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October 4, 2016
11.4 x 6.7 x 8.7 inches
UPDATE [March 2022]: This product has been retired. Bowers and Wilkins has since launched the PX series. For the latest features, however, we recommend one of these Bluetooth headphones.
Flagship headphones are always a big deal, and inimitable English audio company Bowers & Wilkins has a hit in their P9 Signature headphones. Built for an audience with cash to burn, it’s very apparent that a lot of design love went into creating them.
However, I wouldn’t recommend these headphones to just anybody: there are definitely a few quirks that won’t be all that attractive for the first-time buyer, and spending $900 on a pair of headphones can be a little scary for many.
If you’re looking for a set of headphones to sate your gear lust, you may want to shop around a bit to suit your needs perfectly before putting these in your cart. But if you’re looking for a luxury item to break into the high-end audio game and lose yourself in your music: the P9 Signature is an excellent gateway drug into luxury audio products.
What’s in the box
Cracking open the case to the P9 Signature, you’ll find your headphones, an Alcantara carrying case, a 4-foot cable, a 4-foot cable with 3-button remote, and an extra-long cable for home listening.
Build and design
The Bowers & Wilkins P9 Signature is a special set of headphones, but the long and short of it is: they’re the cream of the crop when it comes to the Bowers & Wilkins line. Not only are they the most expensive option in the B&W stable, but they bear all of the most labored-over design elements.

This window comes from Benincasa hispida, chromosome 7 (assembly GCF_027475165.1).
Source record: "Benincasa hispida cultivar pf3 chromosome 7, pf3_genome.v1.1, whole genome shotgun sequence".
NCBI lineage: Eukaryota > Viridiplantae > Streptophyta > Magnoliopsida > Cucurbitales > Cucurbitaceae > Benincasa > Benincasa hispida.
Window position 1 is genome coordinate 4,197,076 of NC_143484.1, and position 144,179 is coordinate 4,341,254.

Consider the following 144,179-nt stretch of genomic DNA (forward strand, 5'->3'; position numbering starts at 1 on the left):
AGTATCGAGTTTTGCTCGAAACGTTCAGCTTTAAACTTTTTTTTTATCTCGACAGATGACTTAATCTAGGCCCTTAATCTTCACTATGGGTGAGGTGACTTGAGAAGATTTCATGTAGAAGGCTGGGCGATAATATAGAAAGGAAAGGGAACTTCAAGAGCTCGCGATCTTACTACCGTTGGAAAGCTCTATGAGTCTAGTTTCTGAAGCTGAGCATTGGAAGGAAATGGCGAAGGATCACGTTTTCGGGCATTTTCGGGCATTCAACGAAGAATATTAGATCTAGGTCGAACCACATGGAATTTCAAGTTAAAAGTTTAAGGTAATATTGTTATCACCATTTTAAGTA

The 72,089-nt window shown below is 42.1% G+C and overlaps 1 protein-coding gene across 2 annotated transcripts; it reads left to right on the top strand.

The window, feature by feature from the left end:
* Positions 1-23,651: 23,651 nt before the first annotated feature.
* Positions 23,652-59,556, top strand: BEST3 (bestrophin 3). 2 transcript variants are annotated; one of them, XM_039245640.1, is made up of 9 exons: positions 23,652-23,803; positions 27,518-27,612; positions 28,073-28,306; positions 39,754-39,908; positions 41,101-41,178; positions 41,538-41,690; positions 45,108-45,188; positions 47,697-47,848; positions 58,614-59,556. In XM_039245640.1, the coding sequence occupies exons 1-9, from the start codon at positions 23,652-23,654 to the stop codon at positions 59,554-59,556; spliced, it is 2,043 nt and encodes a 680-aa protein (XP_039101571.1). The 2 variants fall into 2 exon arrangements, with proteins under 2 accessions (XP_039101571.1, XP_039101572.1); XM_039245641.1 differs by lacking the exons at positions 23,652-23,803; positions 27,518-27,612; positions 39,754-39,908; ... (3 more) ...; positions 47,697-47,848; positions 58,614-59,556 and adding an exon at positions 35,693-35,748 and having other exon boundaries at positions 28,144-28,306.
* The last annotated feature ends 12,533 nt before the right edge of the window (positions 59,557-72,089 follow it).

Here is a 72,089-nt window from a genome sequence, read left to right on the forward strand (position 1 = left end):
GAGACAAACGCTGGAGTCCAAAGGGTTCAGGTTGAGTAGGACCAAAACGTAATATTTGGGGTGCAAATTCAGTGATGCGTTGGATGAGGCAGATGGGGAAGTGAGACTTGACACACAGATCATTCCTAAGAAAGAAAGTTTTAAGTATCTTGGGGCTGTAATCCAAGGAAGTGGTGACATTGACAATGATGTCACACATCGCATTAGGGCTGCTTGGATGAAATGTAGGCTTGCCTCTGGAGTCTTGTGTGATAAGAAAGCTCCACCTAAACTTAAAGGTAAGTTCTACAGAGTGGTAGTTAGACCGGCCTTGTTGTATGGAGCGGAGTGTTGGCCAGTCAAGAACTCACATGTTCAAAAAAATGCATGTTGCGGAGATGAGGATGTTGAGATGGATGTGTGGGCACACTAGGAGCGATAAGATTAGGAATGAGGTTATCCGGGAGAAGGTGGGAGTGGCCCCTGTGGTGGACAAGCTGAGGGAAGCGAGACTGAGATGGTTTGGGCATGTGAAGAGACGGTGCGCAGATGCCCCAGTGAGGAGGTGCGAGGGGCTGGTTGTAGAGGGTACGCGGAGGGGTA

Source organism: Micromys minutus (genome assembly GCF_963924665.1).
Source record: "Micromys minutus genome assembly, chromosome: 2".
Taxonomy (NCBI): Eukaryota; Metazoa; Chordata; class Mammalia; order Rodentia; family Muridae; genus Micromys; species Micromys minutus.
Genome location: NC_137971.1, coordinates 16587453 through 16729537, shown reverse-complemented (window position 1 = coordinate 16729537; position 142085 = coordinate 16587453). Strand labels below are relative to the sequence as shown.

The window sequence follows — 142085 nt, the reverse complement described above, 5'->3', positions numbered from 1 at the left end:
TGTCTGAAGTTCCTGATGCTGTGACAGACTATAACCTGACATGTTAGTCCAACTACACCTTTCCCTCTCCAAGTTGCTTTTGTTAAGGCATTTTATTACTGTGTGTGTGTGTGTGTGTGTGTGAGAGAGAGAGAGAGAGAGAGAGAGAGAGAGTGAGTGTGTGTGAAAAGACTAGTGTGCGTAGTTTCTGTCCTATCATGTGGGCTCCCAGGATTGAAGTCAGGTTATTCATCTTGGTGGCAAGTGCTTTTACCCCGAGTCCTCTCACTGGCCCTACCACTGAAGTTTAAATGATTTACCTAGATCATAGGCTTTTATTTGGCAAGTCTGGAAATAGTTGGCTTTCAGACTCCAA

Built around an aluminum frame and clad in Italian Saffiano leather, the P9 Signature does its best to emulate what most would expect of a European sports car—minus the engine, anyway. There’s very little in this set of headphones that was given less than B&W’s full attention, from the drivers angled 15° to meet your ears head-on, to the removable/swappable cables. You may or may not like how the brown stamped leather looks, but it’s pretty comfortable once it’s on your head.
Like the rest of the B&W line, the P9 Signature has a closed back, but without some of the more common problems associated with it. They also diffuse heat a little better than the rest of the pack. Trust me, you’ll be thankful for that after a couple hours of listening: the next step down—the Bowers & Wilkins P7—gets positively toasty after a short while. However, isolation is poor, and you’re liable to annoy coworkers if you work in an open floorplan office. It’s a tradeoff to be sure, but at-home listeners won’t have to worry about this too much.
I will point out that the P9 Signature is quite heavy—it’s made from thickly-cut metal, after all. Wearing the band too lose can be quite uncomfortable, and even a perfect fit can wear on you after a while. If you wear glasses, these may not be the headphones for you, as I had a lot of trouble getting my frames to play nice with the pads.
I will say that I appreciate a set of high-end headphones that manage to wrangle a low impedance for good use with modern audio players (read: smartphones). With the B&W P9 Signature you never have to worry about whether or not you’re getting the most out of your headphones without some expensive piece of equipment. You are.
If you’re going to be using these headphones with a smartphone, all three cables terminate in your standard 3.5mm plug, with a 2.5mm end that plugs into the earcup. The remote on one of the cables is fairly basic—only using three buttons to control things like volume and call controls—but it gets the job done.
How the P9 Signature sounds
Bowers & Wilkins’ efforts to fine-tune their drivers really shows when you plug these cans in and start listening. Because the P9 Signature doesn’t require a lot of power to use, you should be able to get really good results from even just your smartphone. If you have an iPhone 7, there’s a plan to offer a Lightning cable sometime in the summer of 2017.